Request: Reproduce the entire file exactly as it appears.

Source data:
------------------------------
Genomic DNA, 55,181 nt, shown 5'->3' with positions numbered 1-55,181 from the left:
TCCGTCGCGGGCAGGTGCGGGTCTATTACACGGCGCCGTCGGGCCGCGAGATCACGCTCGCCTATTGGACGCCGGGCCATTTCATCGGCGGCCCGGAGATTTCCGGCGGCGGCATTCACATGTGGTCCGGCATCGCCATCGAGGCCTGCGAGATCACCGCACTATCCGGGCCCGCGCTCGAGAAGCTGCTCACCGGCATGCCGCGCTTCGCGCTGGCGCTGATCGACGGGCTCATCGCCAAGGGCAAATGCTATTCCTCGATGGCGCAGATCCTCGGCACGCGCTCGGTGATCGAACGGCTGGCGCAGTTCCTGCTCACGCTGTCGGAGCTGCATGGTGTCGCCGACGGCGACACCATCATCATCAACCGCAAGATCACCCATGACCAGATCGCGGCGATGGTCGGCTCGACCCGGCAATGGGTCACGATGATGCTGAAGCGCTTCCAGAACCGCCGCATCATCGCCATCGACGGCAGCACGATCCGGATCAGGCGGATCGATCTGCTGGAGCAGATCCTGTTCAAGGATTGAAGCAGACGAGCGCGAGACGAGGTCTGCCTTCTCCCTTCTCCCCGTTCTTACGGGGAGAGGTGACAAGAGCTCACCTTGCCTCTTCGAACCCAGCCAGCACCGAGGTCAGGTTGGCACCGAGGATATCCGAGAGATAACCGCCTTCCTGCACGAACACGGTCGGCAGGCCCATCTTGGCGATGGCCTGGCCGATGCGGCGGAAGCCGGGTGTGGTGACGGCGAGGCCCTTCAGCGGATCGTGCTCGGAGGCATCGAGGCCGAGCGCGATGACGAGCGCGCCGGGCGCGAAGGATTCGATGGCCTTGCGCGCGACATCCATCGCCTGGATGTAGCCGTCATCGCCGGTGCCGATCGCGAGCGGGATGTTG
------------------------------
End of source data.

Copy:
Genomic DNA, 55,181 nt, shown 5'->3' with positions numbered 1-55,181 from the left:
TCCGTCGCGGGCAGGTGCGGGTCTATTACACGGCGCCGTCGGGCCGCGAGATCACGCTCGCCTATTGGACGCCGGGCCATTTCATCGGCGGCCCGGAGATTTCCGGCGGCGGCATTCACATGTGGTCCGGCATCGCCATCGAGGCCTGCGAGATCACCGCACTATCCGGGCCCGCGCTCGAGAAGCTGCTCACCGGCATGCCGCGCTTCGCGCTGGCGCTGATCGACGGGCTCATCGCCAAGGGCAAATGCTATTCCTCGATGGCGCAGATCCTCGGCACGCGCTCGGTGATCGAACGGCTGGCGCAGTTCCTGCTCACGCTGTCGGAGCTGCATGGTGTCGCCGACGGCGACACCATCATCATCAACCGCAAGATCACCCATGACCAGATCGCGGCGATGGTCGGCTCGACCCGGCAATGGGTCACGATGATGCTGAAGCGCTTCCAGAACCGCCGCATCATCGCCATCGACGGCAGCACGATCCGGATCAGGCGGATCGATCTGCTGGAGCAGATCCTGTTCAAGGATTGAAGCAGACGAGCGCGAGACGAGGTCTGCCTTCTCCCTTCTCCCCGTTCTTACGGGGAGAGGTGACAAGAGCTCACCTTGCCTCTTCGAACCCAGCCAGCACCGAGGTCAGGTTGGCACCGAGGATATCCGAGAGATAACCGCCTTCCTGCACGAACACGGTCGGCAGGCCCATCTTGGCGATGGCCTGGCCGATGCGGCGGAAGCCGGGTGTGGTGACGGCGAGGCCCTTCAGCGGATCGTGCTCGGAGGCATCGAGGCCGAGCGCGATGACGAGCGCGCCGGGCGCGAAGGATTCGATGGCCTTGCGCGCGACATCCATCGCCTGGATGTAGCCGTCATCGCCGGTGCCGATCGCGAGCGGGATGTTG